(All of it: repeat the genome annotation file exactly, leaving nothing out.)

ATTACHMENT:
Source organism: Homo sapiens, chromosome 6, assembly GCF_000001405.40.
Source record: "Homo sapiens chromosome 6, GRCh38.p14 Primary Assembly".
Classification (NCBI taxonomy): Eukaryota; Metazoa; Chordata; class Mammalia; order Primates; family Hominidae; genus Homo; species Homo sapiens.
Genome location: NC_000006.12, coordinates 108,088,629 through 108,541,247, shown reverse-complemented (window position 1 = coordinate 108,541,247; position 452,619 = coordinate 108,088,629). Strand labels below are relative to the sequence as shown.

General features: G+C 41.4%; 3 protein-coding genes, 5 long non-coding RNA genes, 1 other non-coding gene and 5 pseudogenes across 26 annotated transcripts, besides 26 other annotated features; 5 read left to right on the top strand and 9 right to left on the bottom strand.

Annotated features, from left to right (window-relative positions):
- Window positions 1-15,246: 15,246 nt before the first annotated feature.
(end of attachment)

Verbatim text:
Source organism: Homo sapiens, chromosome 6, assembly GCF_000001405.40.
Source record: "Homo sapiens chromosome 6, GRCh38.p14 Primary Assembly".
Classification (NCBI taxonomy): Eukaryota; Metazoa; Chordata; class Mammalia; order Primates; family Hominidae; genus Homo; species Homo sapiens.
Genome location: NC_000006.12, coordinates 108,088,629 through 108,541,247, shown reverse-complemented (window position 1 = coordinate 108,541,247; position 452,619 = coordinate 108,088,629). Strand labels below are relative to the sequence as shown.

General features: G+C 41.4%; 3 protein-coding genes, 5 long non-coding RNA genes, 1 other non-coding gene and 5 pseudogenes across 26 annotated transcripts, besides 26 other annotated features; 5 read left to right on the top strand and 9 right to left on the bottom strand.

Annotated features, from left to right (window-relative positions):
- Window positions 1-15,246: 15,246 nt before the first annotated feature.